Post List

  • January 15, 2010
  • 09:29 AM
  • 505 views

I’ll see your bornaviruses, and raise with a poxvirus

by iayork in Mystery Rays from Outer Space

There’s been recent excitement over the discovery of bornaviruses fixed in the human genome1, 2.  Exciting and unexpected as that is, as usual, the insects are way ahead of us.  The genome of a parasitoid wasp has poxvirus sequences in it!

Detecting ancient lateral transfers is more problematic. By examining protein domain arrangements in Nasonia relative [...]... Read more »

, ., Werren, J., Richards, S., Desjardins, C., Niehuis, O., Gadau, J., Colbourne, J., Beukeboom, L., Desplan, C., Elsik, C.... (2010) Functional and Evolutionary Insights from the Genomes of Three Parasitoid Nasonia Species. Science, 327(5963), 343-348. DOI: 10.1126/science.1178028  

  • January 15, 2010
  • 08:11 AM
  • 1,719 views

Bio2RDF: Large Scale, Distributed Biological Knowledge Discovery

by Duncan Hull in O'Really?

Michel Dumontier was visiting the EBI this week, here’s the details of his seminar Bio2RDF and Beyond! Large Scale, Distributed Biological Knowledge Discovery (slides embedded below) for anyone interested who missed it:
Abstract: The Bio2RDF.org [1] project aims to transform silos of bioinformatics data into a distributed platform for biological knowledge discovery. Initial work focused on [...]... Read more »

BELLEAU, F., NOLIN, M., TOURIGNY, N., RIGAULT, P., & MORISSETTE, J. (2008) Bio2RDF: Towards a mashup to build bioinformatics knowledge systems. Journal of Biomedical Informatics, 41(5), 706-716. DOI: 10.1016/j.jbi.2008.03.004  

  • January 15, 2010
  • 08:09 AM
  • 1,169 views

Your microbiome and you (part II): Skin

by Jim Caryl in mental indigestion

THIS is the second of two posts featuring studies on the human microbiome. In part I we looked at your gut, the relative merits of probiotics, and several studies from the lab of Jeffrey Gordon looking at how the gut microbiome changes in obesity. In this post I will look at some very recent studies [...]... Read more »

  • January 15, 2010
  • 08:00 AM
  • 814 views

Alcoholic drug discovery truths

by sciencebase in Sciencebase Science Blog


As with much of medical science, the appearance of a fascinating research paper and an accompanying press release do not usually mean that a new pharmaceutical intervention, a medicine, is ready to be prescribed to patients on the very day that the paper appears. The drug discovery, research, and testing processes are much more long-winded [...]Alcoholic drug discovery truths is a post from: Sciencebase Science Blog
... Read more »

  • January 15, 2010
  • 06:15 AM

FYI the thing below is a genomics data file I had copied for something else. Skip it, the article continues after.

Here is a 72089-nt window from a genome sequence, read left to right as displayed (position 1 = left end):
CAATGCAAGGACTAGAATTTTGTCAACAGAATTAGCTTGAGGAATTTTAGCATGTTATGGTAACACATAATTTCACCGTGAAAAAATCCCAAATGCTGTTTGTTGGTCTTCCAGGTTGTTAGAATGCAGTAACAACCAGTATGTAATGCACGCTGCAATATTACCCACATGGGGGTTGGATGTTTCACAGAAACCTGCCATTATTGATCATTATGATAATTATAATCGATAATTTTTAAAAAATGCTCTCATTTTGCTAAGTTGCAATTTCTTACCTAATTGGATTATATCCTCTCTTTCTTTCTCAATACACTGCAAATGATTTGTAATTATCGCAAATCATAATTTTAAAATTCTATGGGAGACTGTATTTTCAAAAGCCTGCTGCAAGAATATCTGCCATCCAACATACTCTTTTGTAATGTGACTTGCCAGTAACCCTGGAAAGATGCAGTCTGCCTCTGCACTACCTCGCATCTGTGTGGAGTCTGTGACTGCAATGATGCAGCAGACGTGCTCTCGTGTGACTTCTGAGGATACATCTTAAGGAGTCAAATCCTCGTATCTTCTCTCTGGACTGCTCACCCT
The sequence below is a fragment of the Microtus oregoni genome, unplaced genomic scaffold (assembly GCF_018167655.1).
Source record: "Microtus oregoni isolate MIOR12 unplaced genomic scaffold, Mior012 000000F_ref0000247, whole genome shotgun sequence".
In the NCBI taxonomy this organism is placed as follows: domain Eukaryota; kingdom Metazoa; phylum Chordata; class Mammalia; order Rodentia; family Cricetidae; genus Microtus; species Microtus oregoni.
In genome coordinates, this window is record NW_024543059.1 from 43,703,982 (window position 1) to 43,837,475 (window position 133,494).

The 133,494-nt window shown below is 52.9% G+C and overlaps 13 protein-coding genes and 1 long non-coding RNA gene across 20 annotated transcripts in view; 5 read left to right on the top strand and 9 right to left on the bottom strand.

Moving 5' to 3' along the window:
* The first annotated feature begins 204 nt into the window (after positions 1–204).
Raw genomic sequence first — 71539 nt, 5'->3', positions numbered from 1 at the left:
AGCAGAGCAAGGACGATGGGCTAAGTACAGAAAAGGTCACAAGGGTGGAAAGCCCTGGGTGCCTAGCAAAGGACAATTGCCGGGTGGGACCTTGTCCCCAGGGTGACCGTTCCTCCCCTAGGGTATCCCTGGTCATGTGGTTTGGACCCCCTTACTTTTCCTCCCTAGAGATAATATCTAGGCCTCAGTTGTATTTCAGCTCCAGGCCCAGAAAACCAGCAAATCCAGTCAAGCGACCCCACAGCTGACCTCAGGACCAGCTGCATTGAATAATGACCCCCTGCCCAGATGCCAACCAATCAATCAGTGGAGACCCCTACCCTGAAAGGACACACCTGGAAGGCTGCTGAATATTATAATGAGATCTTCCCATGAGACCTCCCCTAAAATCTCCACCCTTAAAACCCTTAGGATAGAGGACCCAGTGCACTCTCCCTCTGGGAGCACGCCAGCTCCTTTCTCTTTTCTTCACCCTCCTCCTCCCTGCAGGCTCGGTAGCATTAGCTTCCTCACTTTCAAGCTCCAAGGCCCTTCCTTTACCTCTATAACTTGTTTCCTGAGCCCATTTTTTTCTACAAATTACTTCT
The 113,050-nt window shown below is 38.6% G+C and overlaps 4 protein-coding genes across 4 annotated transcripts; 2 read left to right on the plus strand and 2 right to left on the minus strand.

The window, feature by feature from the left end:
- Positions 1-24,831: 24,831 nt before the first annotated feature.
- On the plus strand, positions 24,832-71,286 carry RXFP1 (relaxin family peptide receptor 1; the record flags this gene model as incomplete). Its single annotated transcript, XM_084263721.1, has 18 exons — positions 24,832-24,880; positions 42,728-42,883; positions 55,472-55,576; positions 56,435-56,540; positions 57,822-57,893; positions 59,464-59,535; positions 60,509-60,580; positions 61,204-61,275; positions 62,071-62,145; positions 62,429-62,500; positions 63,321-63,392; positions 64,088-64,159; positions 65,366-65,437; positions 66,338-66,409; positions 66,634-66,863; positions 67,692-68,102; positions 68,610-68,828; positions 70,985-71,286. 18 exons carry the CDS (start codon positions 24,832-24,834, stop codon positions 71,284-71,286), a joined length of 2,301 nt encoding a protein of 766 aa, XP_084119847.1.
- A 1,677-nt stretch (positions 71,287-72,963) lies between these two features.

• 767 views

Care for Some Sexy Toilet Paper? - Sex in Advertising

by Daniel Hawes in Ingenious Monkey | 20-two-5

Sex doesn't always sell, and there are gender differences to when it does...... Read more »

  • January 15, 2010
  • 04:29 AM
  • 849 views

Psychology researchers aren't paying enough attention to debriefing their participants

by BPS Research Digest in BPS Research Digest

Deception was a fundamental part of some of the most famous experiments in psychology - just think of Milgram's obedience studies, in which participants thought they were administering an electric shock, or Asch's conformity research, during which participants were tricked into believing everyone else in the room thought a line was a different length than it was. Although ethical standards have been tightened, deception is still used widely in psychology. It's not uncommon for even the most seda........ Read more »

  • January 14, 2010
  • 10:28 PM
  • 1,388 views

Plant genotypic diversity supports pollinator diversity

by Marc Cadotte in The EEB and flow

Research over the past 20 years has shown that plant communities with greater diversity maintain higher productivity, greater stability and support more diverse arthropod assemblages. More recently, several experiments have shown that interspecific diversity (namely genotypic differences) also affects community functioning. Pollination is often considered an essential function, and does plant genotypic diversity affect pollinator diversity and frequency?In a recent paper in PLoS ONE, Genung and ........ Read more »

Genung, M., Lessard, J., Brown, C., Bunn, W., Cregger, M., Reynolds, W., Felker-Quinn, E., Stevenson, M., Hartley, A., Crutsinger, G.... (2010) Non-Additive Effects of Genotypic Diversity Increase Floral Abundance and Abundance of Floral Visitors. PLoS ONE, 5(1). DOI: 10.1371/journal.pone.0008711  

  • January 14, 2010
  • 10:18 PM
  • 984 views

Anti-CRO sentiments: Outsourcing any knowledge-based element in drug discovery process can be a risky endeavour?